share|cite|improve this answer
OK, first I want to ask what $\omega$ is? It is used as a superscript for real numbers, but also as a set? Then you build the $B_n$ that are subsets of reals and assume that $A$ is subset of the internal set of these $B_n$. Then you go on to show that $A$ is strictly a subset of the int. set $B_n$. Then you construct a hypernatural m. It is in the int. set $B_n$ because for almost all indexes $m_k \in B_n$. If that set omega minus $F$ is in ultrafilter, $m$ is not, for not almost all indexes match. Select $F$ is in filter. Then there is number $l$ with that property, why? – Valtteri Dec 7 '12 at 0:29
@Valtteri: Sorry; I automatically assumed that anyone working with ultrafilters would be familiar with the ordinal $\omega$. You can replace it everywhere by $\Bbb N$ without changing the meaning. (I used both because I wanted to distinguish indices from elements of $\Bbb R$, but that was just an æsthetic preference.) If $F\in\mathscr{U}$ and $[m]\in A$, then $[m]=[x^\ell]$ for some $\ell\in\Bbb N$, so $m_k=\ell$ almost everywhere. – Brian M. Scott Dec 7 '12 at 0:34
No problem, I probably SHOULD know $\omega$... Some more notation questions: Is $[x^n]$ a vector or is the $n$ just an index? Is $[x^1] = (1,1,1,1...)$? Now $B_n$ are sets of reals. If $A$ is a union of classes of infinite vectors, then $\Psi [B_n]$ is a set of classes of infinite vectors too, yes? If $F$ is in $U$ and $[m] \in A$ then sequence $[m]$ must be same as infinite vector $[x^l]$ for some l, correct? Finally $[x^{l+1}]$ is not in $\Psi B_n$ for the elements are too big. $\max$ and all. So..why A is not internal? Is it because it is a strict subset of an internal set? – Valtteri Dec 7 '12 at 0:57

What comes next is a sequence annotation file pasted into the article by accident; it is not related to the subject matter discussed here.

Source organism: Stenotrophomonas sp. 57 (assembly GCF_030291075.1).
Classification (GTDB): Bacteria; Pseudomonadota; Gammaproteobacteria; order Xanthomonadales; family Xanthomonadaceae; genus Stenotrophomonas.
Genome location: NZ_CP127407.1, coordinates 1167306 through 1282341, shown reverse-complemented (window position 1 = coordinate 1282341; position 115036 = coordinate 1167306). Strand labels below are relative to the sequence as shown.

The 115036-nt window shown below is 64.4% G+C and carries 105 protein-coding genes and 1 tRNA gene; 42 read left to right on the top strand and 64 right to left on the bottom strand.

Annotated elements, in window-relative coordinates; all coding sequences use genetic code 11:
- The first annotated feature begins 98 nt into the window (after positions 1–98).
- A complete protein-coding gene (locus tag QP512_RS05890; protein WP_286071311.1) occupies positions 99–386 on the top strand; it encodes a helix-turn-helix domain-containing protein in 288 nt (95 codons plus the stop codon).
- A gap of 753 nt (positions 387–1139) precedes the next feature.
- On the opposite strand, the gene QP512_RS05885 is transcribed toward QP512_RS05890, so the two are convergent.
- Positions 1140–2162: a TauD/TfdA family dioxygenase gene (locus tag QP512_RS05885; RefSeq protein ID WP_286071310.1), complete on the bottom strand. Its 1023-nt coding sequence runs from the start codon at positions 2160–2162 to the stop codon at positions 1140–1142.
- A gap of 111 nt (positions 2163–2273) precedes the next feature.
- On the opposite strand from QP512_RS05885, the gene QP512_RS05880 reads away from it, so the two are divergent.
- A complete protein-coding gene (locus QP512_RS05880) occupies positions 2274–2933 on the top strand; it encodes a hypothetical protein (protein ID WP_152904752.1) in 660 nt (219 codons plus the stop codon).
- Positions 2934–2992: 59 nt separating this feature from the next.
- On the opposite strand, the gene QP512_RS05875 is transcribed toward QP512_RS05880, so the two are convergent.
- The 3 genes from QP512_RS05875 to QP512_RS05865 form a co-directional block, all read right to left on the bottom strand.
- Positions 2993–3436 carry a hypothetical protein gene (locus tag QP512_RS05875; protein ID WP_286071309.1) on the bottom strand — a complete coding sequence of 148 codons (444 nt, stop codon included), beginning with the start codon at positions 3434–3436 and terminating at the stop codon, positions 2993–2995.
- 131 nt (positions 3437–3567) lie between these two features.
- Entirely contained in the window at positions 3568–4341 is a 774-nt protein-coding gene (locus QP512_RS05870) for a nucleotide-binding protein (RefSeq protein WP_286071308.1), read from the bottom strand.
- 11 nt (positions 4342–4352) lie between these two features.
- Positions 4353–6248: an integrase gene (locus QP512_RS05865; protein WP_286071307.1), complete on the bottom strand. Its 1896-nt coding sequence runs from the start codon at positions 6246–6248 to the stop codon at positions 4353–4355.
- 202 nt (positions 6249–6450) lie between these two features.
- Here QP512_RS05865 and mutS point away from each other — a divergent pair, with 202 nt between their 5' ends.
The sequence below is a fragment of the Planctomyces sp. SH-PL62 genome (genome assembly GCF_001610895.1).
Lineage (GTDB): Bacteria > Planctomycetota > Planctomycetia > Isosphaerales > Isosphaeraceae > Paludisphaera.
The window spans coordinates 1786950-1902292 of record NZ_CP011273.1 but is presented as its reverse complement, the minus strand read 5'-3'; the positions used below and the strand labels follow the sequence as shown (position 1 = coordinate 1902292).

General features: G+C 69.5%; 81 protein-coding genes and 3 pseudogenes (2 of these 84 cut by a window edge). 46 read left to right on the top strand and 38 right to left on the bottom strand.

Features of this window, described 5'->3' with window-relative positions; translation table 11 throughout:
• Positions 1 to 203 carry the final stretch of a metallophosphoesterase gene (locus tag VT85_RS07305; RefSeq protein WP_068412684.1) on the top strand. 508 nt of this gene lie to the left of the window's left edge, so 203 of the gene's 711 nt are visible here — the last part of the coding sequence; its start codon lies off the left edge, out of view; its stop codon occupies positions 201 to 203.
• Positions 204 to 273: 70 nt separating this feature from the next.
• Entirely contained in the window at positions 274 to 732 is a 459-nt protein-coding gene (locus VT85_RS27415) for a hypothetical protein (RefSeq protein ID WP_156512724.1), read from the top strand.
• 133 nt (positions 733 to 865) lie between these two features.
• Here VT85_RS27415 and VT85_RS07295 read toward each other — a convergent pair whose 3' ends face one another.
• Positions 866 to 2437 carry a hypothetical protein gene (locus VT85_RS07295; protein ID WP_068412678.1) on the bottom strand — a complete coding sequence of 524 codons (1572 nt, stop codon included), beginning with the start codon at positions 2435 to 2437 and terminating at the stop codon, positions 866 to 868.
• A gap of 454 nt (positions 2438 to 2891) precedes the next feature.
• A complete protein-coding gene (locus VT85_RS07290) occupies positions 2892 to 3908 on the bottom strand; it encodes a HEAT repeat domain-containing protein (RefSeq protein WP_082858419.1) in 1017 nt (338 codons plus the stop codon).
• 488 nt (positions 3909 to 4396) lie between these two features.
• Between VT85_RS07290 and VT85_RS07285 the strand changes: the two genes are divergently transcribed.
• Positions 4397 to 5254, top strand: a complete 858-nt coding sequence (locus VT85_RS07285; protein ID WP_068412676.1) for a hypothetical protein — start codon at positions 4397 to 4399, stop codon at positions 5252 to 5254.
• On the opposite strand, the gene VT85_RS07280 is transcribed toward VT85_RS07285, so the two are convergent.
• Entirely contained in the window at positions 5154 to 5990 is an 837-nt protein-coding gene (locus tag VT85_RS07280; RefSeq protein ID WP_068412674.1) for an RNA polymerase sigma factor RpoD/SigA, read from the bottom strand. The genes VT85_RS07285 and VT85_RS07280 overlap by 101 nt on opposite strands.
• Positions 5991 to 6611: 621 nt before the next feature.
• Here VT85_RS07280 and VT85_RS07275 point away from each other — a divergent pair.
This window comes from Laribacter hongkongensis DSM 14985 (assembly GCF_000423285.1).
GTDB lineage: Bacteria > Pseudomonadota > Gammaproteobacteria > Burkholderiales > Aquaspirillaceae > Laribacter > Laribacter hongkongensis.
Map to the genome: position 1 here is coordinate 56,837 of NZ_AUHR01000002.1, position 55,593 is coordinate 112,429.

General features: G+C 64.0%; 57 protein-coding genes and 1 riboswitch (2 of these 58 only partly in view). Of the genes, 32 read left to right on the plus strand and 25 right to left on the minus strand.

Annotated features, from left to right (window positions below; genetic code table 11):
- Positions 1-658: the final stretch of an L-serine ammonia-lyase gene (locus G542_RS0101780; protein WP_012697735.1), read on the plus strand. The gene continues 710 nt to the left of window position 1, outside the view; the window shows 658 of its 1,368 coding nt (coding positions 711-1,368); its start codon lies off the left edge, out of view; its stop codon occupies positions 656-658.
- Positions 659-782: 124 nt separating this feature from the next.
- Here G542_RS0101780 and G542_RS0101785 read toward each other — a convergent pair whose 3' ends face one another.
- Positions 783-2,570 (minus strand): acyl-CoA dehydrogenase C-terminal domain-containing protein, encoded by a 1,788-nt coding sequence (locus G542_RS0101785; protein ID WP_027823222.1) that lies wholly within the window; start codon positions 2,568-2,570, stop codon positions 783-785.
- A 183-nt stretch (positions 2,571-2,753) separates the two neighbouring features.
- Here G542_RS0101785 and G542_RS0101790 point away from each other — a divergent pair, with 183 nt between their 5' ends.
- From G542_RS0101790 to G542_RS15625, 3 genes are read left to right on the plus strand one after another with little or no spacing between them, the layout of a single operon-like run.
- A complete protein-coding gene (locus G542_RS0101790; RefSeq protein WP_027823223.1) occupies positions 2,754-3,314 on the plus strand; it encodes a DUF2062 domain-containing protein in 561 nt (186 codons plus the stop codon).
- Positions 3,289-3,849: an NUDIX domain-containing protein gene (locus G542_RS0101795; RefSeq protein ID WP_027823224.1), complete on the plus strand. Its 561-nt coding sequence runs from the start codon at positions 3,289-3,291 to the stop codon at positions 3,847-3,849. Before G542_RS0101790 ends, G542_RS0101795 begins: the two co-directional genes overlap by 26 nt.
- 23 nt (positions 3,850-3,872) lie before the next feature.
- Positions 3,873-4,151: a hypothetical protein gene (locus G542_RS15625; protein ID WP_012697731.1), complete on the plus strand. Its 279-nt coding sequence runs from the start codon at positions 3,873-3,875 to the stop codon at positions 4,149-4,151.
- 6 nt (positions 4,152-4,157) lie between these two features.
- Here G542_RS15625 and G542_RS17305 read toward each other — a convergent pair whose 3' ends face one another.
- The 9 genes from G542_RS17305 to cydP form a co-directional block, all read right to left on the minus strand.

@Valtteri: In $x^n$ the $n$ is just an index; $x^1=\langle 1,1,1,\dots\rangle$, and $[x^1]$ is the corresponding equivalence class mod $\mathscr{U}$. The argument shows that $A$ is not equal to any $\Phi[B_n]$, which by definition means that it’s not internal. – Brian M. Scott Dec 7 '12 at 1:03

OK, thanks to Andres Caicedo and his mention of overspill lemma. We got that today on lecture and I gave it a bit more thought and I got it.

The set $\{ n \}^*$ is internal for all $n \in \Bbb N$. The infinite union of these is $\{ n^* \ | \ n \in \mathbb N \} = \ ^{\sigma} \Bbb N \subset \Bbb N^*$.

Now consider the true sentence $\forall \ n \in \ ^{\sigma} \Bbb N, \ n \in \ ^{\sigma} \Bbb N$. This is true for arbitrarily large finite hypernaturals but it is not true for any infinite natural number. Thus, by the overspill lemma, $ ^{\sigma} \Bbb N$ cannot be internal.

share|cite|improve this answer

Your Answer


By posting your answer, you agree to the privacy policy and terms of service.

Not the answer you're looking for? Browse other questions tagged or ask your own question.